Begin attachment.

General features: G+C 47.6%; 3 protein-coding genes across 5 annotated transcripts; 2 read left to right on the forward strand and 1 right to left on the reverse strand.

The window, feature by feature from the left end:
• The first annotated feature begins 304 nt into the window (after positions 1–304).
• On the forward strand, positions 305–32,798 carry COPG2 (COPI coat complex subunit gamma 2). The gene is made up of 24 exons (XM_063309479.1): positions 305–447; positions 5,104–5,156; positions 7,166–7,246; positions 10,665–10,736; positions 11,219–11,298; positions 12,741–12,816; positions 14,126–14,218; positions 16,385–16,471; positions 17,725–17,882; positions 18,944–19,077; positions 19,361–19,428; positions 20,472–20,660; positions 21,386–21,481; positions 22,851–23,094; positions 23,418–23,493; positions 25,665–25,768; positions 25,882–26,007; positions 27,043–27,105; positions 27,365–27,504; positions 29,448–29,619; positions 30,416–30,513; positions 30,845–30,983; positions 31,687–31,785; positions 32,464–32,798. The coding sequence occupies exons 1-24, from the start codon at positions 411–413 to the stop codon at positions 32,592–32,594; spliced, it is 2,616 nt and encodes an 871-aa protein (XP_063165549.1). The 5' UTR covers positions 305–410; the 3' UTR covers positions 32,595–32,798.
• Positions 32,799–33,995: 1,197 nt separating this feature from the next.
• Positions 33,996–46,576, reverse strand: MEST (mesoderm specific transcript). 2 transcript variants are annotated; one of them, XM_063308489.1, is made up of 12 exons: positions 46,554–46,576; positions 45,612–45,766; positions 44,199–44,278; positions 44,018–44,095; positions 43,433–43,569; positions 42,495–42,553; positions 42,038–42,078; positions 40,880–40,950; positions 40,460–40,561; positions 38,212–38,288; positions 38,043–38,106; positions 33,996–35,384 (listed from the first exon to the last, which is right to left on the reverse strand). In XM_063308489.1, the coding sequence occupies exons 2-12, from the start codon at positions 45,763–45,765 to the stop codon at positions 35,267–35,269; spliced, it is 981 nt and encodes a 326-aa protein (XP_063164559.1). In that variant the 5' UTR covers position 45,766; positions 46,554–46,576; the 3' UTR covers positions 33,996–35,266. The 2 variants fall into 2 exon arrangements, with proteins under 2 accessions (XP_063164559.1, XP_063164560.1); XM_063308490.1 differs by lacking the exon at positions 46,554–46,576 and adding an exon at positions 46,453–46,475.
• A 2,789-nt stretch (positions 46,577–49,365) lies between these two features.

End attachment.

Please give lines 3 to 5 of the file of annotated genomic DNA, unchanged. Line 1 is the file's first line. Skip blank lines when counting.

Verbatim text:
• The first annotated feature begins 304 nt into the window (after positions 1–304).
• On the forward strand, positions 305–32,798 carry COPG2 (COPI coat complex subunit gamma 2). The gene is made up of 24 exons (XM_063309479.1): positions 305–447; positions 5,104–5,156; positions 7,166–7,246; positions 10,665–10,736; positions 11,219–11,298; positions 12,741–12,816; positions 14,126–14,218; positions 16,385–16,471; positions 17,725–17,882; positions 18,944–19,077; positions 19,361–19,428; positions 20,472–20,660; positions 21,386–21,481; positions 22,851–23,094; positions 23,418–23,493; positions 25,665–25,768; positions 25,882–26,007; positions 27,043–27,105; positions 27,365–27,504; positions 29,448–29,619; positions 30,416–30,513; positions 30,845–30,983; positions 31,687–31,785; positions 32,464–32,798. The coding sequence occupies exons 1-24, from the start codon at positions 411–413 to the stop codon at positions 32,592–32,594; spliced, it is 2,616 nt and encodes an 871-aa protein (XP_063165549.1). The 5' UTR covers positions 305–410; the 3' UTR covers positions 32,595–32,798.
• Positions 32,799–33,995: 1,197 nt separating this feature from the next.